Sacred Places Tell Tales is the previously untold history of Egyptian Jewry and the ways in which Cairo’s synagogues historically functioned as active institutions in the social lives of these Jews. Historian Yoram Meital interprets Cairo’s synagogues as exquisite storytellers. The synagogues still stand in Cairo, and they shed new light on the social, cultural, and political processes that Egyptian society and the Jews underwent from 1875 to the present. Studying old and new synagogues in the Egyptian capital, their locations, the items they stored, and the range of religious and nonreligious activities they hosted reveals the social heterogeneity and the diverse ways in which modern Jewish sociocultural identity was constructed within Cairo’s Sephardi, Ashkenazi, and Karaite communities. Meital contends that studying the congregations and the social services provided in synagogues reveals the local Jewish community’s customs, cultural preferences, socioeconomic gaps, and class divisions. Sacred Places Tell Tales narrates not only the past but also the unprecedented transformations that have occurred in recent years in Egypt. While only a handful of Jews live in Egypt, the preservation of Jewish heritage, first and foremost synagogues and cemeteries, enjoy a growing interest in public discourse and popular culture. This new desire to preserve Jewish heritage is inseparable from the ongoing public debate about Egyptian society, its characteristics, and its identity, past and present. By contextualizing Jewish heritage preservation in a longer Egyptian and Jewish history, Meital opens a window into one of the most significant political discussions dividing Egyptian society today.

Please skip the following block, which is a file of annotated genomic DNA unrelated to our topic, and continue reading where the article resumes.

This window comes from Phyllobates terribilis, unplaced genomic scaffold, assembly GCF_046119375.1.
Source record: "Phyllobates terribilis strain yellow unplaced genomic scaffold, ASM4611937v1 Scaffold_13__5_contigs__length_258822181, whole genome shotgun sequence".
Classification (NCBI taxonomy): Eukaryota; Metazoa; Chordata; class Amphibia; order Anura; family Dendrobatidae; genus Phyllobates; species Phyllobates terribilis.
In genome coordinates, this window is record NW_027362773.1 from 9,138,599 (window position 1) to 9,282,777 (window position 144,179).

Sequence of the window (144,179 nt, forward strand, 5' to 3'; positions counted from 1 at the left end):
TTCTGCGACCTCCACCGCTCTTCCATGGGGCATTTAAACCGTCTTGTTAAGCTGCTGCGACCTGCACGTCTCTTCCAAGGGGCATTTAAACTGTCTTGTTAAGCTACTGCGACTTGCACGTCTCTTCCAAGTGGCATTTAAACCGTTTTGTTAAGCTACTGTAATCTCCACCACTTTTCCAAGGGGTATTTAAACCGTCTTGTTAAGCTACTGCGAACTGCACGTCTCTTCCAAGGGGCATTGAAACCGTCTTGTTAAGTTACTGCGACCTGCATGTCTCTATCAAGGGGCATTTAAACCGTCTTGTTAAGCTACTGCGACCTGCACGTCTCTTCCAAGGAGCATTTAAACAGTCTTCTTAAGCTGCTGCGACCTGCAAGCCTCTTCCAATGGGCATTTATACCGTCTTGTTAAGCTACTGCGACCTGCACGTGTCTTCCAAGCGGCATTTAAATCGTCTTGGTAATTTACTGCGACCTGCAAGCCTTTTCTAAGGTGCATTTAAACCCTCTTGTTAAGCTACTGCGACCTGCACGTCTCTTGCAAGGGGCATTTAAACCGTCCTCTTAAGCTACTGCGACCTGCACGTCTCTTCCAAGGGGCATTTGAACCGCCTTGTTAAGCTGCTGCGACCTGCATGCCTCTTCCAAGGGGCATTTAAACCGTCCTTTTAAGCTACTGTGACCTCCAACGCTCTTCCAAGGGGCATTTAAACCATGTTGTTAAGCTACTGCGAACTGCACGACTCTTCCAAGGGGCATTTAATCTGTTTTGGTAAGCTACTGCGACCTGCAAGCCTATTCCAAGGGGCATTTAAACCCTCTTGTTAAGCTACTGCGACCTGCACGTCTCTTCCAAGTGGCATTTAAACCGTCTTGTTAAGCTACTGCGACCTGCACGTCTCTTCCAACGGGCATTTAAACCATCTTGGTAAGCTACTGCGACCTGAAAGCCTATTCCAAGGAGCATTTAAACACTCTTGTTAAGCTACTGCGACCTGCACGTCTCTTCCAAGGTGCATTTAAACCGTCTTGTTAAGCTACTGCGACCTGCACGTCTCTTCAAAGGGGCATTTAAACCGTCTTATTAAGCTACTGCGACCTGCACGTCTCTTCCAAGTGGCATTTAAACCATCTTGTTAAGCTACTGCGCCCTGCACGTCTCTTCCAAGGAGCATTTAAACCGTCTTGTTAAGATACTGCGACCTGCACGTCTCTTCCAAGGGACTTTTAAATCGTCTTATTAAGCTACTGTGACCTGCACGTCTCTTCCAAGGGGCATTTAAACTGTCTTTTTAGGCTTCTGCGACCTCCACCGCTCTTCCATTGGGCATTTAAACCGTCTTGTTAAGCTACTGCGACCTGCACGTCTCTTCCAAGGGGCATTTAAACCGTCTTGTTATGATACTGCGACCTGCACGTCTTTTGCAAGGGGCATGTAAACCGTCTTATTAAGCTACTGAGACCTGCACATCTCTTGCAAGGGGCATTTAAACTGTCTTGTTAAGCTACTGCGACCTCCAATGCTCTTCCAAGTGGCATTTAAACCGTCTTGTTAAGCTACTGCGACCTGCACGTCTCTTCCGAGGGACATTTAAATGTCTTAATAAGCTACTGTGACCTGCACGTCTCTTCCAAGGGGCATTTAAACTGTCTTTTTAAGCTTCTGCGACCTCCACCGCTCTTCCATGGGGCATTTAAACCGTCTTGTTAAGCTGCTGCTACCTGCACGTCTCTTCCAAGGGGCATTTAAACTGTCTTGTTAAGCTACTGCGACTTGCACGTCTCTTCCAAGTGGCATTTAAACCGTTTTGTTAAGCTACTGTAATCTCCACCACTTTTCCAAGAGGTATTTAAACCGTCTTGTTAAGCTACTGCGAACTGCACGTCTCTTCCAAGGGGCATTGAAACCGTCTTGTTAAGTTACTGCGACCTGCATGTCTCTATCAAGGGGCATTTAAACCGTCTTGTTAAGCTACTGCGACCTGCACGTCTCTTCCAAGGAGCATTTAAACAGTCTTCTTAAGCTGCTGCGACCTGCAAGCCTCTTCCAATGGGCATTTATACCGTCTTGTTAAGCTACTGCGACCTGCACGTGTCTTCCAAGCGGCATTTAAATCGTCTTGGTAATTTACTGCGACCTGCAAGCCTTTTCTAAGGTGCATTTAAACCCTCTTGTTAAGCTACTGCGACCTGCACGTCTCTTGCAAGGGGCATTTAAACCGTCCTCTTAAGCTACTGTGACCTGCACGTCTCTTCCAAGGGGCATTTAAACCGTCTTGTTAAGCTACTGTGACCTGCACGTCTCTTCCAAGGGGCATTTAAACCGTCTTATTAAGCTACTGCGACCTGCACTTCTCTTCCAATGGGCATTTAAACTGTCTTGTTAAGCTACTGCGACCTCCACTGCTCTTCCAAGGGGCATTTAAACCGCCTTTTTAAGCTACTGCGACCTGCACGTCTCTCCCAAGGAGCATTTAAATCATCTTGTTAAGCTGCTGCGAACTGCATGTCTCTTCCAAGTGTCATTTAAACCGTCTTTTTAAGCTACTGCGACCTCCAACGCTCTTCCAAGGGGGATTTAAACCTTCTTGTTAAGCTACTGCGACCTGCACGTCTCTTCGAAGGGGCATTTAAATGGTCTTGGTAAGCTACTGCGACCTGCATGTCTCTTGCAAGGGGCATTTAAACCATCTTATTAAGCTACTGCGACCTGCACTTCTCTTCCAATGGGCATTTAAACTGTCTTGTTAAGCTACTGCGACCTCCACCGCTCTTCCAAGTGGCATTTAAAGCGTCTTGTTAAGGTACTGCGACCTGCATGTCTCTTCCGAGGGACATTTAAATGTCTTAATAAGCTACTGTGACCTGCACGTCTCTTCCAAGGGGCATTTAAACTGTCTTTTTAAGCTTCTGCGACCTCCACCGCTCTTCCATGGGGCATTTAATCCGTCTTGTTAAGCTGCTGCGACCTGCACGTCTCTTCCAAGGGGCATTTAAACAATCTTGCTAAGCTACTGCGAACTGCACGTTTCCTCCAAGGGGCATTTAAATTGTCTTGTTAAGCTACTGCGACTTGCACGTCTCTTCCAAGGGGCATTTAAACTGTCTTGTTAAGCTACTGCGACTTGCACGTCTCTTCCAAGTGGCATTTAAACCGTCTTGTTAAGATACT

Yoram Meital is Professor of Middle East Studies and Head of the Chaim Herzog Center for Middle East Studies and Diplomacy at Ben-Gurion University of the Negev.
"Expansive and inclusive in its perception of various Egyptian Jewish communities, Sacred Places Tell Tales offers a multifaceted exploration of Jewish cultural heritage sites in Egypt, away from the limiting analysis of national historiographies."
~Orit Bashkin, University of Chicago